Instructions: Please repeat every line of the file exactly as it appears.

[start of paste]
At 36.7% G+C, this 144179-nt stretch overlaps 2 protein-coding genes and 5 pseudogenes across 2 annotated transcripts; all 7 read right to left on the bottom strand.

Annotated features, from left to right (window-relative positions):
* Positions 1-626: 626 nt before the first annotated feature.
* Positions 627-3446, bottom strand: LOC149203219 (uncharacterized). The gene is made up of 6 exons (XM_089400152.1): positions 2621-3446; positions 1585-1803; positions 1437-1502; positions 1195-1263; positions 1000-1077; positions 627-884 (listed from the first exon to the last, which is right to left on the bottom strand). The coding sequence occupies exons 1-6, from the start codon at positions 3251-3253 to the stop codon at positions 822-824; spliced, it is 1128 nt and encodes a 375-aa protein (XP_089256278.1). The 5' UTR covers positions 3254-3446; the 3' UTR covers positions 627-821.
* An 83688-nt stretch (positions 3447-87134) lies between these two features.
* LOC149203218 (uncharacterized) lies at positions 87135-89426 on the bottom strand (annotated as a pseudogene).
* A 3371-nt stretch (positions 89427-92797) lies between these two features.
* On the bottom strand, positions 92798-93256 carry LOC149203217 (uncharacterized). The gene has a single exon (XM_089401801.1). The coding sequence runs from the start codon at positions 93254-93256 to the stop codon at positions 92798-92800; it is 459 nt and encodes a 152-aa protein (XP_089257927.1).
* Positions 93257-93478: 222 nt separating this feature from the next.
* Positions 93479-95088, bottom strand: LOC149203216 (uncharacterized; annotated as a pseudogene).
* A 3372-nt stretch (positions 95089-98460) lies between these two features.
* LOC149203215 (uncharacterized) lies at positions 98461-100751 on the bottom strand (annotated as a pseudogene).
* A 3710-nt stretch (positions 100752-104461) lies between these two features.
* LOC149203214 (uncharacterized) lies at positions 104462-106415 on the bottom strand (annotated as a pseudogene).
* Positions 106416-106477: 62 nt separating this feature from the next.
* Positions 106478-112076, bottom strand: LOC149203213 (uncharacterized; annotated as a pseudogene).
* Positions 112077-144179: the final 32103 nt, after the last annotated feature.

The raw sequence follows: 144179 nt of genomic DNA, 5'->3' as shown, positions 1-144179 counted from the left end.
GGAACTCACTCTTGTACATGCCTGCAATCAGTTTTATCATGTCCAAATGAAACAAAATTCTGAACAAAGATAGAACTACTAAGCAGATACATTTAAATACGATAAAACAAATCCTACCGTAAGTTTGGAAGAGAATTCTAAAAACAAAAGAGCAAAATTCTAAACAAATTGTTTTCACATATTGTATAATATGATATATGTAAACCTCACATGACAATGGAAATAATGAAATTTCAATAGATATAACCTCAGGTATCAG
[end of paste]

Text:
At 36.7% G+C, this 144179-nt stretch overlaps 2 protein-coding genes and 5 pseudogenes across 2 annotated transcripts; all 7 read right to left on the bottom strand.

Annotated features, from left to right (window-relative positions):
* Positions 1-626: 626 nt before the first annotated feature.
* Positions 627-3446, bottom strand: LOC149203219 (uncharacterized). The gene is made up of 6 exons (XM_089400152.1): positions 2621-3446; positions 1585-1803; positions 1437-1502; positions 1195-1263; positions 1000-1077; positions 627-884 (listed from the first exon to the last, which is right to left on the bottom strand). The coding sequence occupies exons 1-6, from the start codon at positions 3251-3253 to the stop codon at positions 822-824; spliced, it is 1128 nt and encodes a 375-aa protein (XP_089256278.1). The 5' UTR covers positions 3254-3446; the 3' UTR covers positions 627-821.
* An 83688-nt stretch (positions 3447-87134) lies between these two features.
* LOC149203218 (uncharacterized) lies at positions 87135-89426 on the bottom strand (annotated as a pseudogene).
* A 3371-nt stretch (positions 89427-92797) lies between these two features.
* On the bottom strand, positions 92798-93256 carry LOC149203217 (uncharacterized). The gene has a single exon (XM_089401801.1). The coding sequence runs from the start codon at positions 93254-93256 to the stop codon at positions 92798-92800; it is 459 nt and encodes a 152-aa protein (XP_089257927.1).
* Positions 93257-93478: 222 nt separating this feature from the next.
* Positions 93479-95088, bottom strand: LOC149203216 (uncharacterized; annotated as a pseudogene).
* A 3372-nt stretch (positions 95089-98460) lies between these two features.
* LOC149203215 (uncharacterized) lies at positions 98461-100751 on the bottom strand (annotated as a pseudogene).
* A 3710-nt stretch (positions 100752-104461) lies between these two features.
* LOC149203214 (uncharacterized) lies at positions 104462-106415 on the bottom strand (annotated as a pseudogene).
* Positions 106416-106477: 62 nt separating this feature from the next.
* Positions 106478-112076, bottom strand: LOC149203213 (uncharacterized; annotated as a pseudogene).
* Positions 112077-144179: the final 32103 nt, after the last annotated feature.

The raw sequence follows: 144179 nt of genomic DNA, 5'->3' as shown, positions 1-144179 counted from the left end.
GGAACTCACTCTTGTACATGCCTGCAATCAGTTTTATCATGTCCAAATGAAACAAAATTCTGAACAAAGATAGAACTACTAAGCAGATACATTTAAATACGATAAAACAAATCCTACCGTAAGTTTGGAAGAGAATTCTAAAAACAAAAGAGCAAAATTCTAAACAAATTGTTTTCACATATTGTATAATATGATATATGTAAACCTCACATGACAATGGAAATAATGAAATTTCAATAGATATAACCTCAGGTATCAG